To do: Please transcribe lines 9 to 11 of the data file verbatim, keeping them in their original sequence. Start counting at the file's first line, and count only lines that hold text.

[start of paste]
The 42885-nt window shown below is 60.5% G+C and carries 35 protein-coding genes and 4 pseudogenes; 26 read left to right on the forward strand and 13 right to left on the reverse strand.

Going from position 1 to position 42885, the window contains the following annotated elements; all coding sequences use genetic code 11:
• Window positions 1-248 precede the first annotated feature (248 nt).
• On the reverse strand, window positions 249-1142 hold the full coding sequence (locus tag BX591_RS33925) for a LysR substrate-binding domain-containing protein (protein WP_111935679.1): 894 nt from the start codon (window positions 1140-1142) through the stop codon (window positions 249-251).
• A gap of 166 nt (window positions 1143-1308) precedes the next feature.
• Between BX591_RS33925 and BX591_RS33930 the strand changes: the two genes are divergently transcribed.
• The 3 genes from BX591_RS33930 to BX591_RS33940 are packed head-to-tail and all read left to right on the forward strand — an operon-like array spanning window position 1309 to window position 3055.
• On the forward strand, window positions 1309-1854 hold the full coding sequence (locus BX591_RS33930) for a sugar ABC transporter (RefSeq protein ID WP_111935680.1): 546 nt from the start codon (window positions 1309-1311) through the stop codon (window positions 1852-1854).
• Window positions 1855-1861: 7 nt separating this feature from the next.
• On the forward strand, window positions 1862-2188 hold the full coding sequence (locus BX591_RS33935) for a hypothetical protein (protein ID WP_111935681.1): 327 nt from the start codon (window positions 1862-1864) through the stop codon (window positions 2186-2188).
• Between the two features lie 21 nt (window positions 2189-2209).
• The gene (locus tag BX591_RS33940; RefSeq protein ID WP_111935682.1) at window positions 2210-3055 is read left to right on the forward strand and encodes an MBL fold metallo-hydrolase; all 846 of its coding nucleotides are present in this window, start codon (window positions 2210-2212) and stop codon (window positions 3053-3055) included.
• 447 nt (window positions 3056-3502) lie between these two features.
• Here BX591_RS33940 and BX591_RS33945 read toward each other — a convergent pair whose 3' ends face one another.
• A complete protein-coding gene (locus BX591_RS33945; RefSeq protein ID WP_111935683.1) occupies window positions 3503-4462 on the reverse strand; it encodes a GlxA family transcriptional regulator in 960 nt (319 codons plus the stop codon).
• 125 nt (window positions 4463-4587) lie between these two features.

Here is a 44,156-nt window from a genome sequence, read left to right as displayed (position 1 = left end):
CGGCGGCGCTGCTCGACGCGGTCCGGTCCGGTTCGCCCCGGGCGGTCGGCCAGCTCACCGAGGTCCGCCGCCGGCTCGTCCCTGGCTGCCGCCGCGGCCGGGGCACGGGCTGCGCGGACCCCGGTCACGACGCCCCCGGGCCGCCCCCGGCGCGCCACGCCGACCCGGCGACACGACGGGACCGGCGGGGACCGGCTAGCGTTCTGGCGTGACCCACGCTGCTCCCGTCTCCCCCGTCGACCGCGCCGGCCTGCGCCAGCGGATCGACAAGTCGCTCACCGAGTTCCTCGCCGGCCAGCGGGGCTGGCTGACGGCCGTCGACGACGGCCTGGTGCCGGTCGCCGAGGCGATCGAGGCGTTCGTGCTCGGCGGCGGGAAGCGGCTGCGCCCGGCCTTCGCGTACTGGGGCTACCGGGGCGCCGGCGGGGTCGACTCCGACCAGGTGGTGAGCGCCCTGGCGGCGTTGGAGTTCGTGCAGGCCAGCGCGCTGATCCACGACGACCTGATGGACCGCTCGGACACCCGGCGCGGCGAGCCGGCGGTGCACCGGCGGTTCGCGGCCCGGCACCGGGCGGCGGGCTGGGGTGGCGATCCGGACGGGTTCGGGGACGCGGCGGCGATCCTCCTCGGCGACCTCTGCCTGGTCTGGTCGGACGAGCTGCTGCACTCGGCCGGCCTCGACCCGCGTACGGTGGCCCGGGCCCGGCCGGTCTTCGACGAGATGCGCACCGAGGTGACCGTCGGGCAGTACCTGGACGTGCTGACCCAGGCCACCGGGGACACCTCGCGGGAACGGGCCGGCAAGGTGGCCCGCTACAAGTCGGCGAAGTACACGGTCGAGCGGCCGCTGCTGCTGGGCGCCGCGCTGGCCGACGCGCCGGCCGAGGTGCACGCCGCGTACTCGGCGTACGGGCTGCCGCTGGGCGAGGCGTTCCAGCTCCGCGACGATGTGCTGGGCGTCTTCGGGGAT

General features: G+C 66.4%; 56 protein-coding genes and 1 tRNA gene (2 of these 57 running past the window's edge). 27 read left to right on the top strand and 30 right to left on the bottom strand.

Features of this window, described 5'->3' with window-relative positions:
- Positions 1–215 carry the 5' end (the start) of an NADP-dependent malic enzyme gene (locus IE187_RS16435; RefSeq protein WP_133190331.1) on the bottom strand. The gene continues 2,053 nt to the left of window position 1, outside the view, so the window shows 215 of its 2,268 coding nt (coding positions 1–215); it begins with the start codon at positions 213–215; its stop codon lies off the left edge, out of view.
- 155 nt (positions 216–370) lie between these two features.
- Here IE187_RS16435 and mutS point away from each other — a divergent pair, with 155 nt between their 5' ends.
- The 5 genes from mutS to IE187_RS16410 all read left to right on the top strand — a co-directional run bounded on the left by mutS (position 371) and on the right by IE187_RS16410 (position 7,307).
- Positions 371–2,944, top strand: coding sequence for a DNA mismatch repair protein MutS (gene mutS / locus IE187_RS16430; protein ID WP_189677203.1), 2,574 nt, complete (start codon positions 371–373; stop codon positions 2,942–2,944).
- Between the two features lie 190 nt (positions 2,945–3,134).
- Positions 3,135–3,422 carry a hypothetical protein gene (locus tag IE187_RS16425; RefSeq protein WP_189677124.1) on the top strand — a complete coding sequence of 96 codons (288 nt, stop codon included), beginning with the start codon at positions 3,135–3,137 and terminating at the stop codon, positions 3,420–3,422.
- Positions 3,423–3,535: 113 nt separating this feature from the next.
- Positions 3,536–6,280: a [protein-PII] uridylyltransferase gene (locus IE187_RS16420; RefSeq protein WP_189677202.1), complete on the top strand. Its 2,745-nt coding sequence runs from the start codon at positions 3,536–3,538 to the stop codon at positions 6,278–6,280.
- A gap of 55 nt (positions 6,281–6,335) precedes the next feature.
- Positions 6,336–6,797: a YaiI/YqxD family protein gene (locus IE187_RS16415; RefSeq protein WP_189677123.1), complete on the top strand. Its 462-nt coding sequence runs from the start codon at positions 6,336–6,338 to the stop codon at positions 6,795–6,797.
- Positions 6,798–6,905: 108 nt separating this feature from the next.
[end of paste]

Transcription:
• Window positions 1855-1861: 7 nt separating this feature from the next.
• On the forward strand, window positions 1862-2188 hold the full coding sequence (locus BX591_RS33935) for a hypothetical protein (protein ID WP_111935681.1): 327 nt from the start codon (window positions 1862-1864) through the stop codon (window positions 2186-2188).
• Between the two features lie 21 nt (window positions 2189-2209).